Protein is one essential nutrient to incorporate into your daily meals. Your body needs amino acids, the building blocks of protein, to build and repair muscles and bones and to produce hormones and enzymes crucial for optimal health and functioning.

Essentially, you need to get enough protein each day to help maintain or grow muscle mass, on top of keeping your bones and immune system in their optimal state.

Research has also found that a high-protein diet may be linked to various health benefits, such as sustainable weight loss, increased satiety, boosted metabolism, and muscle gain [1, 2].

So if you’re looking to bolster your daily meals with high-quality sources of protein, this guide will help set you on the right track. In this article, we’ll take a look at some of the best high-protein foods to incorporate into your dietary plan!

Healthiest High-Protein Foods to Add to Your Grocery List

When searching for healthy sources of proteins, it’s best to avoid processed meats such as bacon, hot dogs, ham, or cured meat.

There’s still controversy about whether the consumption of red meats can increase the risk of heart disease. That said, too much red meat isn’t going to be heart-friendly.

A growing body of evidence shows that eating a diet high in processed meat and red meat can increase your risk of type 2 diabetes, cancer, and heart disease [3].

Let’s take a look at some healthier sources of protein and the amount of protein found in each of these foods.

Chicken Breast

  • ~31 grams of protein per 100g

Chicken breast is an excellent source of lean proteins and a highly-versatile kitchen ingredient that can be easily incorporated into a wide range of meal prep recipes.

It is also a good source of selenium and B vitamins. Selenium is an essential trace mineral that plays a vital role in the regulation of thyroid hormones, reproductive health, and protection from oxidative damage and infections [4].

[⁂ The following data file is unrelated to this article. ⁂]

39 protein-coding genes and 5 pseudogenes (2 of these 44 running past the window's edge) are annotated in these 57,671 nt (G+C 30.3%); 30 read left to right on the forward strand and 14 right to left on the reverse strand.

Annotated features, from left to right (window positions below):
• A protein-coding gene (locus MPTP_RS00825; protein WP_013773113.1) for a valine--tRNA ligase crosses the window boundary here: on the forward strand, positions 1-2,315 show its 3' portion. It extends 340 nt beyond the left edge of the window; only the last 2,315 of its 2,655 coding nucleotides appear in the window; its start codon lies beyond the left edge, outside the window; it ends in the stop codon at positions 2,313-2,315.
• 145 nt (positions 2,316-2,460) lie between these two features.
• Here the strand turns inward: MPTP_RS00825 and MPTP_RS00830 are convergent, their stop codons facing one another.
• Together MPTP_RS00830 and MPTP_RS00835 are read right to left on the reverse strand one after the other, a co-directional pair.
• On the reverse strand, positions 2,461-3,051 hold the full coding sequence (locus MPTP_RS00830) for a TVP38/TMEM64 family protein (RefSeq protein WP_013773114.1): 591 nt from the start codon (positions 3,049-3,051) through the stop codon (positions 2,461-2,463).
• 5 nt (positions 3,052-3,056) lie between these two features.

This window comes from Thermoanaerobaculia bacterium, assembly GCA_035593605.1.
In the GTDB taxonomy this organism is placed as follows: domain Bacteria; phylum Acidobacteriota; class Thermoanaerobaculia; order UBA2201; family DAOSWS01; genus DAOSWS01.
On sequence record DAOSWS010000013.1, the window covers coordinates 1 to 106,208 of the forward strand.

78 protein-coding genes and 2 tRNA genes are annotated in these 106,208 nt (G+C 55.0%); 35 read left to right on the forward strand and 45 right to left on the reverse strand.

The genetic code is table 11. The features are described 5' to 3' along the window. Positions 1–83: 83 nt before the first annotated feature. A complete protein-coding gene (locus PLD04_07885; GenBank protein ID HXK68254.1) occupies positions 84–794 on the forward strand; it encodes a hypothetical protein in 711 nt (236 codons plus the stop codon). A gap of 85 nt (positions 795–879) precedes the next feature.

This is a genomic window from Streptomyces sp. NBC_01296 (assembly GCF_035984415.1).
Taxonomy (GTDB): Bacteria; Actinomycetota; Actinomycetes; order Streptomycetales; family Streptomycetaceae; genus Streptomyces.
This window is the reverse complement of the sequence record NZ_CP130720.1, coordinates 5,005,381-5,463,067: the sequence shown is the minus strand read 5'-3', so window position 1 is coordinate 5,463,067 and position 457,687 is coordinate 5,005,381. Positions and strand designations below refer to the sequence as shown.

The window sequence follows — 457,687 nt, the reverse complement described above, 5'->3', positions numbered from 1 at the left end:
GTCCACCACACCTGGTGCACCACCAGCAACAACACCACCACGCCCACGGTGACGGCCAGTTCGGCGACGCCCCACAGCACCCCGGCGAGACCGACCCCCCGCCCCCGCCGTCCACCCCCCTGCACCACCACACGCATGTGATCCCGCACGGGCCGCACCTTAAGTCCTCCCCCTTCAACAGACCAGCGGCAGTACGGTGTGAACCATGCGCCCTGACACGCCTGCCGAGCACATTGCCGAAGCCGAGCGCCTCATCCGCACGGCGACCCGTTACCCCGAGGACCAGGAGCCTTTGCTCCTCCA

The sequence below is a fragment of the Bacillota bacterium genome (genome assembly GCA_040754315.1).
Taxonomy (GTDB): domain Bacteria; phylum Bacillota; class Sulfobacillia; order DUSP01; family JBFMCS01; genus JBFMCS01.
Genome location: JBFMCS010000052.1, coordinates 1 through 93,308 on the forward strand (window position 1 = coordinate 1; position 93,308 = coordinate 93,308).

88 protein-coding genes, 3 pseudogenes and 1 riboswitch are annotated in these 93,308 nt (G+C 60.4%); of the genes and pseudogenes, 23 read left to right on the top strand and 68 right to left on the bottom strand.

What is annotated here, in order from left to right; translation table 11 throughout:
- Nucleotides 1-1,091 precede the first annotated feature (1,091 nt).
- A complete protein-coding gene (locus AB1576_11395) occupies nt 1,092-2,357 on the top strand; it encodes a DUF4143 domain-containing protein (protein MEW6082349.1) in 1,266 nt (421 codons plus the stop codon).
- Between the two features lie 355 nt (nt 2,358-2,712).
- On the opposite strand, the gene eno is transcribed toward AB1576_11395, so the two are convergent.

Meanwhile, B vitamins are important to maintain cardiovascular health and the optimal functioning of your nervous system and immune system.


  • ~20g of protein per 100g

Packed with protein, vitamins, and minerals, salmon is widely known to be one of the most nutritious foods to include in your diet. This fatty fish is loaded with key nutrients, including selenium, B vitamins, omega-3 fatty acids, and phosphorus.

Omega-3 fatty acids may help reduce cardiovascular disease risk and can be useful in combatting inflammatory conditions [5]. Meanwhile, phosphorus is a key player in the formation and maintenance of healthy bones and teeth.

Of course, the nutritional value of different varieties may differ slightly from one to another. For instance, wild-caught salmon is likely higher in proteins, while farmed salmon may contain slightly more healthy fats.

Large Egg

  • ~13g of protein per 100g

Eggs have a high protein content and contain a decent amount of heart-friendly unsaturated fats. They also deliver impressive amounts of vitamin A, B vitamins, selenium, phosphorus, vitamin D, and vitamin E.

One of the biggest concerns people have about eating eggs is the fact that they’re high in cholesterol. This is true, but the cholesterol in eggs does not seem to raise blood cholesterol levels as significantly as other foods like saturated fats do.

Lean Beef

  • ~26g of protein per 100g

As a rich source of B vitamins, zinc, iron, and selenium, lean beef is typically the healthier choice if you wish to incorporate some form of red meat into your diet.